Yes, because the “little apocalypse,” or revelation, is eternal, not temporal. It’s a Kyros or “God’s time” happening. Meaning, it happens all the time. When Mark wrote, “This generation will not pass away without these signs and the presence of God coming among us,” I have no idea what he, personally, expected to happen. He most likely lived at the time of the destruction of the second temple in Jerusalem, and, believe me, that was one of many horrible times to be a Jew. But, no matter his personal expectation, he was correct! Because in God’s time, the Jesus story takes place again and again. As Nancy Rockwell writes:
… in a new Bethlehem: in an out-of-the-way town in the middle of nowhere, in a nondescript country, to a below-middle-class couple who were away from home and huddled in a stable where no one noticed them, except a few shepherds who thought they had heard angels…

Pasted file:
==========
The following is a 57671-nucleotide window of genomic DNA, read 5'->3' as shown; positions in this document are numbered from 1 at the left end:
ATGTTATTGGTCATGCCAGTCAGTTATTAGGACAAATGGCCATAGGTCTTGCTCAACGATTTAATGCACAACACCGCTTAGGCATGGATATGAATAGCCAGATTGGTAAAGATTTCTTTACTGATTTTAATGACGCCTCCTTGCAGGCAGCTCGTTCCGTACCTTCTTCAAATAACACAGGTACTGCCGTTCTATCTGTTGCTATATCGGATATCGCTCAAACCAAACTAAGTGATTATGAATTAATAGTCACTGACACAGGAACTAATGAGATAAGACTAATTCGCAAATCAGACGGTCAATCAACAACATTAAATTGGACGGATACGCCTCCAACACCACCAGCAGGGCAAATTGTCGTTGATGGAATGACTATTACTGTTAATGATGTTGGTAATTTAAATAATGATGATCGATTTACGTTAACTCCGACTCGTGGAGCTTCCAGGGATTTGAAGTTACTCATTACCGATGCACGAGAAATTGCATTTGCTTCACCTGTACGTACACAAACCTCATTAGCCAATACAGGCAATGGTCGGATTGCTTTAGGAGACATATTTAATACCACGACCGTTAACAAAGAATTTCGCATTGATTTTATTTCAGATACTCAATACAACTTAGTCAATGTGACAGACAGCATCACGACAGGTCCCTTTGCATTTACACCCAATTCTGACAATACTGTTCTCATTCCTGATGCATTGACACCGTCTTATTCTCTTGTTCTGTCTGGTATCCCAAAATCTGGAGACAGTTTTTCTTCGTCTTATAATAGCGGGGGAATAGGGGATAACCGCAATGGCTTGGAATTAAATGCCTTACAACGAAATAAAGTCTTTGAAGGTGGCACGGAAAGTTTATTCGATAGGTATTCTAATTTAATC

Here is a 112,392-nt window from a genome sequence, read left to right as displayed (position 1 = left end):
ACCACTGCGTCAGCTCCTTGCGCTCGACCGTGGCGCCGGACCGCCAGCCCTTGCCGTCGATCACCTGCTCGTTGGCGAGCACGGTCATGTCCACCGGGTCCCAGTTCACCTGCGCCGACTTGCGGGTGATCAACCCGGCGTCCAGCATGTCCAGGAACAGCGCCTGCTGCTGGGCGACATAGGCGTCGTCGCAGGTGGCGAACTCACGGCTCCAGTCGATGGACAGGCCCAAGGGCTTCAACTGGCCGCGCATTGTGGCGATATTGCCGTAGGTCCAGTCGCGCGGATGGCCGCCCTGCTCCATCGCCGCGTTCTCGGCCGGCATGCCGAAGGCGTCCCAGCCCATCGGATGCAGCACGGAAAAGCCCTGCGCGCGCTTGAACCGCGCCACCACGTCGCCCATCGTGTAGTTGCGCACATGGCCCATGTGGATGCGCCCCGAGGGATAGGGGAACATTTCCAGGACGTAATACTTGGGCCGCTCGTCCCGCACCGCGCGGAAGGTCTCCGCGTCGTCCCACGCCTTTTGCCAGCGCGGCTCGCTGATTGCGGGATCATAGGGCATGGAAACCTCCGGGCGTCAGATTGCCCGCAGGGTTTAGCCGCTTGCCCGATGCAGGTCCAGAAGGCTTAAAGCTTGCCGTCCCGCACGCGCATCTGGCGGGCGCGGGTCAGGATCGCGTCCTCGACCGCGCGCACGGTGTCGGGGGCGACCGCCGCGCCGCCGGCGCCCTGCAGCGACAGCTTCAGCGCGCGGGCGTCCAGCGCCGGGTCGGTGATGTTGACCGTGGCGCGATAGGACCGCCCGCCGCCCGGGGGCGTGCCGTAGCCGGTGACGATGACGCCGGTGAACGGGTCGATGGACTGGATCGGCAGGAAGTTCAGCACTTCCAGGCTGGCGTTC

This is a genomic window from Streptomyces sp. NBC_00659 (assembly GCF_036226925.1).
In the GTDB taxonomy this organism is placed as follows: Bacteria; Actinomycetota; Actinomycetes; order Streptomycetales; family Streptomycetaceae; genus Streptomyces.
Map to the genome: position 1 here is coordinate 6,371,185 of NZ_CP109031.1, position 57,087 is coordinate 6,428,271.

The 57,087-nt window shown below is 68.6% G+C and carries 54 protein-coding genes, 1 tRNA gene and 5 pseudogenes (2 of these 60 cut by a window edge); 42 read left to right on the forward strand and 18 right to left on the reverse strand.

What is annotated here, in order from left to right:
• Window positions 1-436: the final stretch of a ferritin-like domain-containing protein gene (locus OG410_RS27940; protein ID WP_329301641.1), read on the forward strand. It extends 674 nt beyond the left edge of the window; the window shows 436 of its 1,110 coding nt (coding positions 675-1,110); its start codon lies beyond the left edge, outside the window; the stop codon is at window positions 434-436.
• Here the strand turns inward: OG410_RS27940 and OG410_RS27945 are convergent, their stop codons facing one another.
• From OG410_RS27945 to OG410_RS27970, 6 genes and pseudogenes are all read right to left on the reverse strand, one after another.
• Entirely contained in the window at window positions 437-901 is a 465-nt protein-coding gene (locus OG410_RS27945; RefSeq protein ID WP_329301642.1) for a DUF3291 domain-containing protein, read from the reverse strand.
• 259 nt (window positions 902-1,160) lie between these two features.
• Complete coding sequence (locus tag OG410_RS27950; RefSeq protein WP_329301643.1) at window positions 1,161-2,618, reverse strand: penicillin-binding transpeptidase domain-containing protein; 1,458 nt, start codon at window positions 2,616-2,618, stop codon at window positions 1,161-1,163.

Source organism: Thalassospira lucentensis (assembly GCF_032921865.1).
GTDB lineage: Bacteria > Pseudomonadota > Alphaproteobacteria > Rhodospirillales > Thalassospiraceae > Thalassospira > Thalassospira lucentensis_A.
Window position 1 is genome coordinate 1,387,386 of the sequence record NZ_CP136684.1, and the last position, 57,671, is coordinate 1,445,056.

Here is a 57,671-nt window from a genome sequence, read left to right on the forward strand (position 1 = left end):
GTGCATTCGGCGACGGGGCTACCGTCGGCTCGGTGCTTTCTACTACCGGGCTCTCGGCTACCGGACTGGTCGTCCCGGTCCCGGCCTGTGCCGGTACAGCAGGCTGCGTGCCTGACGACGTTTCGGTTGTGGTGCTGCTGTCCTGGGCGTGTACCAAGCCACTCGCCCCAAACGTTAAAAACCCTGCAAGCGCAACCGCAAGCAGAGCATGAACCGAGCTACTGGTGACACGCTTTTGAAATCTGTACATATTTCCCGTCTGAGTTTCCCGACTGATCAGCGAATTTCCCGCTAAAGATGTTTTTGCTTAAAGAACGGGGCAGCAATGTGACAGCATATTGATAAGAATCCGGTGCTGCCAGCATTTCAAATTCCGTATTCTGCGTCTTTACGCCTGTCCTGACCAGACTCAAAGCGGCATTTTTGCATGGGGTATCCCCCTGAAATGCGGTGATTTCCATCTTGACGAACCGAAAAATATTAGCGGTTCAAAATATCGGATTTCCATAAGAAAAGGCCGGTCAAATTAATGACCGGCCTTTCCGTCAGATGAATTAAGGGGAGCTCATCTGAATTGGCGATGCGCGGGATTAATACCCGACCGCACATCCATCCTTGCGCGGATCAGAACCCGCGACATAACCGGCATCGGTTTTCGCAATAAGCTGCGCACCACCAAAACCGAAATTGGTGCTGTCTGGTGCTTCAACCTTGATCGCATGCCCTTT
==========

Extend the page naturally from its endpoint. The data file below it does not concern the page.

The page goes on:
In other words, Jesus comes at all times and in every generation! He is present in all the marginalized places. In all the towns and homes and hearts that feel forlorn and forgotten. He is present wherever he is needed.
And that’s an interpretation of the “little apocalypse” I can get my head and heart around. I love the idea of waking up and noticing Jesus all around, Jesus and everyone he loves. Which includes you. And me.
So, Advent 2017, let’s be present: to ourselves, to one another, to God. Let’s “wake up” and see what’s been revealed: that no matter what kind of suffering life brings (personal, political or other), God is with us. We are with one another. And that’s a reality more powerful than any darkening of the sun, falling of the stars or moon that does not give off its light (Mark 13:24-25).
Just look outside tonight. *
* Supermoon 2017: A supermoon is a full moon or a new moon that approximately coincides with the closest distance that the Moon reaches to Earth in its elliptic orbit, resulting in a larger-than-usual apparent size of the lunar disk as seen from Earth. (Wikipedia) December 3 (the first day of Advent) was the date of the only supermoon in 2017.